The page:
Workout I Did: Aerial Workout — Houston We Have A Problem

My posts don’t pop up here on Girls very often, I’m usually found on the pages of Eats, taste-testing recipes so you don’t have to. (And trust me, you would thank me for not subjecting you to the fish and tahini paste disaster, but that’s another story.) Anyway, I was really jazzed to do my first Workout I Did post on Learning 2 Fly, an aerial fitness class.

I had been fighting a hip injury (remember all that swimming?) and figured now would be a great time to try an easy-on-the-joints, spine-decompressing aerial workout. I’d witnessed a few performance art acts showcasing the silks, or “tissu” as it is called in the biz, and found it a beautiful combination of strength and grace — a mid-air ballet.


The entry level, combination apparatus class looked like a good place to start. No previous experience was required for the full-body circuit done on silks, slings, a trapeze, the lyra or hoop, corde lisse or rope, the hammock, and something called the cloud swing. Open to all ages, the class is guaranteed to be fun but still challenging.

Our instructor, Sumya Anani, deftly demonstrated proper body positioning, handgrip and foot-locks to ensure our safety as we attempted to climb, straddle and invert our bodies. She made it look easy, but then she is a four-time champion world-class boxer. She did emphasize one thing we were absolutely not to do, and that was say the word can’t.

The silks required a vice-like grip and upper-body strength equal to the man of steel, but with a little help from my instructor, I managed to move up the length of material. Confidence and sweat oozed from my pores as I made my way to position number two — the giant hoop.

The upside-down hanging knee lock proved more difficult, so I cheated and used momentum to get into position. Which normally is acceptable protocol for a beginner — except it started to swing — which is still okay — except I suffer from severe motion sickness, which is definitely not okay!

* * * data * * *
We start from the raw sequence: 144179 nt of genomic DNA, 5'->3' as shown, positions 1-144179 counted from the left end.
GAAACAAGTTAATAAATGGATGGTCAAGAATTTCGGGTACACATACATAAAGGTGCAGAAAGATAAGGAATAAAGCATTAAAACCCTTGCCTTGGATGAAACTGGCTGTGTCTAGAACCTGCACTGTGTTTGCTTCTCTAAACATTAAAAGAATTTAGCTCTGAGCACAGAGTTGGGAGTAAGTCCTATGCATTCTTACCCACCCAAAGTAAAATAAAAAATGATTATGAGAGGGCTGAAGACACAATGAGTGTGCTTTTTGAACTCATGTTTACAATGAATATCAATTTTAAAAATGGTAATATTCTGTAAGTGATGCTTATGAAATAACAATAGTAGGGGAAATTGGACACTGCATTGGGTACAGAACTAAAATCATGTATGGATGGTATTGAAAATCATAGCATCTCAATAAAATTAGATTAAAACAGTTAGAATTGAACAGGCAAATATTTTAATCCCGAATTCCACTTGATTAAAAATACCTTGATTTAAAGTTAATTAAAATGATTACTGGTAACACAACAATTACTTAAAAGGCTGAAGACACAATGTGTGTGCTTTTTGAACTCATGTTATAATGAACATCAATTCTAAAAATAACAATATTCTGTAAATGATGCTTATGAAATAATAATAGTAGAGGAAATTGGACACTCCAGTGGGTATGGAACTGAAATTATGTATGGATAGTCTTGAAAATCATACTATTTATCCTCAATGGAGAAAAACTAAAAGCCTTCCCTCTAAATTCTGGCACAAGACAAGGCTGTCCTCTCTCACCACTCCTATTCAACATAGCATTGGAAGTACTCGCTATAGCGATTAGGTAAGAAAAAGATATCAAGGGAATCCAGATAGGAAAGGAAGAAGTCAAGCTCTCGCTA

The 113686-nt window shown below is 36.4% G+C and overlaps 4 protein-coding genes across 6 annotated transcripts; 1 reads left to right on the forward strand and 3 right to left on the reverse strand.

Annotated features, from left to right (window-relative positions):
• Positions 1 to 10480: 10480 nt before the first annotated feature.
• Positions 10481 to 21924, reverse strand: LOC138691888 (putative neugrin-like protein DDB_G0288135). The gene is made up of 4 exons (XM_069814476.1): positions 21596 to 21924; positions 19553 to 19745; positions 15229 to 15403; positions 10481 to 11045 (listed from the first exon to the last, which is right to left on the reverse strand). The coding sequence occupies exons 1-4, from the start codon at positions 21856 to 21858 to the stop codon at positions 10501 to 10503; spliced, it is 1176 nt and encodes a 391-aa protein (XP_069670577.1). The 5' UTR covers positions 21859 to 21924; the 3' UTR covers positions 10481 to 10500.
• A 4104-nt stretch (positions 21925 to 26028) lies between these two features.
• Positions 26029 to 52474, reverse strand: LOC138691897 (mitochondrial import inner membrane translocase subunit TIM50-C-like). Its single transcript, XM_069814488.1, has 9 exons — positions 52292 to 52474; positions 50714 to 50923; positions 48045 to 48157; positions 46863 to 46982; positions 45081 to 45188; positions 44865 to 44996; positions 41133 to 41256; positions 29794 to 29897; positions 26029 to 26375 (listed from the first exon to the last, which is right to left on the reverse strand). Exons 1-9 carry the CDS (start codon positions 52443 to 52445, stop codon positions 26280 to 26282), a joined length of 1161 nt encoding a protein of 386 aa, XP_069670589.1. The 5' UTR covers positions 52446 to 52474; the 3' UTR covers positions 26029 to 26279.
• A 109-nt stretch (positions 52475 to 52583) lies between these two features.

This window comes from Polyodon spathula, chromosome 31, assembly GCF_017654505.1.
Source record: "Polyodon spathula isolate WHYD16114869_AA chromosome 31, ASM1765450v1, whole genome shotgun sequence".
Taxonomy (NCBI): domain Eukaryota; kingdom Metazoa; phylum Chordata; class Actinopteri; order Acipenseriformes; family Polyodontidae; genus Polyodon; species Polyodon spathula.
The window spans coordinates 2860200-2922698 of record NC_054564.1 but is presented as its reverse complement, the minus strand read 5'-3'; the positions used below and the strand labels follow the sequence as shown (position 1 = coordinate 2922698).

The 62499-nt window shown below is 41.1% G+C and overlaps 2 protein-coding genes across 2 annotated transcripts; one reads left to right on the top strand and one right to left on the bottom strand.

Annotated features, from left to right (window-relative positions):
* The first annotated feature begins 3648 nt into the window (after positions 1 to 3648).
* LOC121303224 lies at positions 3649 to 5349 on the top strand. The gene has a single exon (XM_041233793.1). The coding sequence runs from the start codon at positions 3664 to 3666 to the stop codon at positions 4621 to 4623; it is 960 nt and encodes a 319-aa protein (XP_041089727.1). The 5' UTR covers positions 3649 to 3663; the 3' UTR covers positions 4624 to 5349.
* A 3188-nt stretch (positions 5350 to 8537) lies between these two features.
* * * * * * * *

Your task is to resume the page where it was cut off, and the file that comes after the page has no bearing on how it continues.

A quick dismount left me woozy and nauseated. I’ve dealt with this my whole life, so I’m pretty use to just sucking it up and moving on — which is exactly what I did. My nausea was getting worse and my attempts became half-hearted. It is pretty hard to concentrate and engage your abs (which is key) when you feel like vomiting. I did manage to try each apparatus one time but finally gave up when I turned pale and clammy. I sat and watched the rest of the class from the sidelines.

Everyone was laughing, having a ball and improving on just the second time through the circuit. I, on the other hand, was sucking on a peppermint to try and settle my roiling stomach. It’s tough to recommend something that made me feel like crap, but that is exactly what I’ll do. Bar none, it was the most interesting workout I’d ever tried! Physically demanding, but so distracting you didn’t notice your screaming muscles.

Aerial fitness is definitely worth a try. Unless you suffer from severe kinetosis you won’t get sick (I am the only one who felt any ill effects at all), and you will leave class with a big grin on your face and a healthy dose of “Wow! I did that!”

For me it’s back to my kitchen and working out on solid ground.

Have you tried working out in mid-air? Do you have an aerial experience to share? —Karen

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  1. MIZ says:

    I LOVED.


  2. Wanda says:

    I’ve tried an aerial workout once before. You don’t realize how many muscles are working until the following day, which was nice. But I also suffered from feeling nauseated, so it wasn’t my thing, but it was fun.